- no nationally accepted definition of national security
- purpose of such a definition is to set out exactly what the judiciary should protect and from what
- the state, the judiciary as well as the media and interest groups wishing to challenge the state’s concealment of information may benefit from his research.
- Dr Justin Ramages, cell 062 912 9764
A proper definition of national security is needed to protect our constitutional rights to access, receive and impart information, especially that which is in the public’s interest.
This is according to Dr Justin Ramages, a practicing attorney who obtained his doctorate in Public Law at Stellenbosch University recently. He says there’s no nationally accepted definition of national security and even though the concept appears in different Acts and case law, the definitions are vague, conflicting, and do not protect all of the appropriate state interests.
Given government’s introduction of the Secrecy Bill and its attempt to limit the free flow of information for purposes of national security, Ramages wanted to determine how the courts, as the appropriate body, could resolve disputes between the free flow of information and national security in a way that promotes open and transparent justice i.e. the public and the media can see justice is being done in a court room.
He argues that national security should be defined in statutory law and should mean “the protection of the defence, security, constitutional order, sovereignty, the people and territorial integrity of the Republic of South Africa from acts of force, or the threat thereof.”
“The purpose of such a definition is to set out exactly what the judiciary should protect and from what, thereby effectively reducing the state’s opportunity to misuse, or abuse the concept.
“It clearly identifies what security interests the country should protect, the content of these interests, and the nature of the threats which can compromise them and their content.
“It also brings clarity to a concept employed by the state to conceal injustice or state abuse and opens up dialogue on what this concept should mean, how it should be applied and, in a very practical manner, can be used by the public to challenge the state’s decisions to limit the free flow of information.”
Ramages came up with his definition by analysing the Constitution, its legislation and applicable case law, and by looking at historical developments around the origins and meanings of the rights to access, receive and impart information and national security. He also relied on foreign and international law instruments to see if they offered some insight into how the judiciary should resolve these types of disputes.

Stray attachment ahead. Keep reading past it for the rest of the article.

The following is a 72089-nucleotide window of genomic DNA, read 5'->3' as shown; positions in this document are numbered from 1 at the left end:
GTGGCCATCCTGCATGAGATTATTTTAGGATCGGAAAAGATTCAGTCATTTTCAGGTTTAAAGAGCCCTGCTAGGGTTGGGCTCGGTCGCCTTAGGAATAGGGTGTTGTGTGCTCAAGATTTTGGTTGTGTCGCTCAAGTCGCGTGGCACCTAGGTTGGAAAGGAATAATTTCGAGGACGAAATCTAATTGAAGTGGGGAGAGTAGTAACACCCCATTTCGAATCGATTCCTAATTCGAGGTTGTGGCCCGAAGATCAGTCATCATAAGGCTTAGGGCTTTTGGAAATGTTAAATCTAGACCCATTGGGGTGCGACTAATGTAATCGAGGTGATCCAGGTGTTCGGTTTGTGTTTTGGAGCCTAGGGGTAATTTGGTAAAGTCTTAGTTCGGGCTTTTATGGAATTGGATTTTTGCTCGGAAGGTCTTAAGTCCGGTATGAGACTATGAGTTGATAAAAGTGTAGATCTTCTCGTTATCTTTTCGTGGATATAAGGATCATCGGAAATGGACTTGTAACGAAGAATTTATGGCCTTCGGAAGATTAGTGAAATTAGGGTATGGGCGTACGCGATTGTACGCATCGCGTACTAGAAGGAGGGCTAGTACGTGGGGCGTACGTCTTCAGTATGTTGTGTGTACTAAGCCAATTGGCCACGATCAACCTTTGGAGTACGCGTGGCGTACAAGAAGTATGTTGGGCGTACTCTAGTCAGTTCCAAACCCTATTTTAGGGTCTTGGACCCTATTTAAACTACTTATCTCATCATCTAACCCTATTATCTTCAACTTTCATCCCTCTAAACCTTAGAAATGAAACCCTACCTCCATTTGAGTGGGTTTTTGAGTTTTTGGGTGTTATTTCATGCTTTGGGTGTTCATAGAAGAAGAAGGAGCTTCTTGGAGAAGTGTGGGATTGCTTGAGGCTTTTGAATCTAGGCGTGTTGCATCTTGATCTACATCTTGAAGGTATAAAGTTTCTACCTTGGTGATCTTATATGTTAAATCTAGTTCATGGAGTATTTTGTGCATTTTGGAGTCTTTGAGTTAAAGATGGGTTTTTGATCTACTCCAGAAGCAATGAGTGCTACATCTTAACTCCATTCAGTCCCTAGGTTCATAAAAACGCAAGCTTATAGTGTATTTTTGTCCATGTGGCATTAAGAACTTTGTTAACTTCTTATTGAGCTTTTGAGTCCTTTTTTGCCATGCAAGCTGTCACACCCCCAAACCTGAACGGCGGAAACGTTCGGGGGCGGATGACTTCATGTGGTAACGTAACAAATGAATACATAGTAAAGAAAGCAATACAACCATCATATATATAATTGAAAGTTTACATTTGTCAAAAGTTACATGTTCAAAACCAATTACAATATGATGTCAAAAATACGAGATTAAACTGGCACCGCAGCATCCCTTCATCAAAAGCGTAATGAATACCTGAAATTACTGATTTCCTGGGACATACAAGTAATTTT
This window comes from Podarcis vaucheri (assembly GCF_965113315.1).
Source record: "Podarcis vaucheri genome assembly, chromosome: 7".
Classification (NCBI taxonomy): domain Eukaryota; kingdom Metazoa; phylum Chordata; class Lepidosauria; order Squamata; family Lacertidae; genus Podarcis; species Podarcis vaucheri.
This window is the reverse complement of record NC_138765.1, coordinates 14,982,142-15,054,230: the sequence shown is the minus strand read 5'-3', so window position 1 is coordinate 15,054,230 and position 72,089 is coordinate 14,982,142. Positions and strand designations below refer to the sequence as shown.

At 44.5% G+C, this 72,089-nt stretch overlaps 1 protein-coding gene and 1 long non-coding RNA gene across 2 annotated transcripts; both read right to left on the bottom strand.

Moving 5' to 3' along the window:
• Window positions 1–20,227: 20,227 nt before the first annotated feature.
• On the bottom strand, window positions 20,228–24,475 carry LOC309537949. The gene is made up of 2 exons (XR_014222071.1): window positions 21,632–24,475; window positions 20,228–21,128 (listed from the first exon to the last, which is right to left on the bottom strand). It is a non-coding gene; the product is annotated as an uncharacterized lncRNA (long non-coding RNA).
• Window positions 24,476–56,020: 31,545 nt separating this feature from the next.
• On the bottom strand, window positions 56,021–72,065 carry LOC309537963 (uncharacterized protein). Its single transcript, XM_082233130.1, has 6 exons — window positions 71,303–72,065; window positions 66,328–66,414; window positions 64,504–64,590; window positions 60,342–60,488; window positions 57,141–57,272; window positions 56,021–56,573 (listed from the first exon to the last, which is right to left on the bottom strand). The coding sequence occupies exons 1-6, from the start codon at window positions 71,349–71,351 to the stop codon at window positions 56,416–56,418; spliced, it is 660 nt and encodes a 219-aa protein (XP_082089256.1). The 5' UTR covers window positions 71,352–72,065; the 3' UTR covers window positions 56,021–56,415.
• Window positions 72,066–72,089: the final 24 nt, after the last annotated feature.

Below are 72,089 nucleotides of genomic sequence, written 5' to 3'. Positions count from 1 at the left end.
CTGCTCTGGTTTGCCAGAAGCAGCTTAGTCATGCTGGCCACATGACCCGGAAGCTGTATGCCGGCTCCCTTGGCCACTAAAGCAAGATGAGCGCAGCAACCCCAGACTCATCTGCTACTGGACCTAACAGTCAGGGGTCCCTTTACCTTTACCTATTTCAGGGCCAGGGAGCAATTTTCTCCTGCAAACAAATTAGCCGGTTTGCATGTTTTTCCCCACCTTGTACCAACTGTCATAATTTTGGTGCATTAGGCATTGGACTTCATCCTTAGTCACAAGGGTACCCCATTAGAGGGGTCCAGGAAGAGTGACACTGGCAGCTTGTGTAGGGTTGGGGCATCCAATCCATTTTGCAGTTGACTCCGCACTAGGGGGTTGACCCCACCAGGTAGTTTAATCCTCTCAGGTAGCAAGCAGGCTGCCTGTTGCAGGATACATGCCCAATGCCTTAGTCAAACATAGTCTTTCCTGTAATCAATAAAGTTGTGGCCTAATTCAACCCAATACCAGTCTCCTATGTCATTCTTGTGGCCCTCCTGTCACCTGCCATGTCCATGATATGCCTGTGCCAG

Ramages says a definition of national security is valuable if it provides sufficient clarity on the security interests which applicable law should preserve; protects appropriate security interests; defines the content of the security interests; and identifies the nature of the threats which can compromise these security interests.
“Since disputes about the free flow of information and national security are often accompanied by conflicting judgments and a security apparatus that is unclear on what it is required to protect, the judiciary can only resolve such disputes if national security has a fixed meaning in South African law.”
Ramages says that without a proper definition of national security, there’s a danger that the courts may release information which could place the state in harm’s way, or the state may fail to protect critical information and also put itself at risk. “Conversely, information which should not be preserved like state malfeasance could be concealed which will impair open and transparent justice and democracy.”
He mentions that security experts have criticised the judiciary when resolving security disputes saying that it lacks the necessary understanding and operational capacity to settle matters of national security.
According to Ramages, the judiciary has failed to help develop the meaning of national security, adding that it is uncertain when the courts will be called upon again to address this issue. “In the interim, national security may continue to be misapplied in the country.”
He says his proposed definition can be used to update the meaning of national security in the Promotion of Access to Information Act 2 of 2000, the Protection of Information Act 84 of 1982, the Protection of Personal Information Act 4 of 2013 and the National Strategic Intelligence Act 39 of 1994.
“It will set out clear guidelines on when information can be withheld for national security purposes and will make clear to the state which state interests should be preserved from being compromised and from which threats. The court will be clear as to what security interests should be preserved, what activities fall within those interests, and the threats it should guard against.”
Ramages says the state, the judiciary as well as the media and interest groups wishing to challenge the state’s concealment of information may benefit from his research.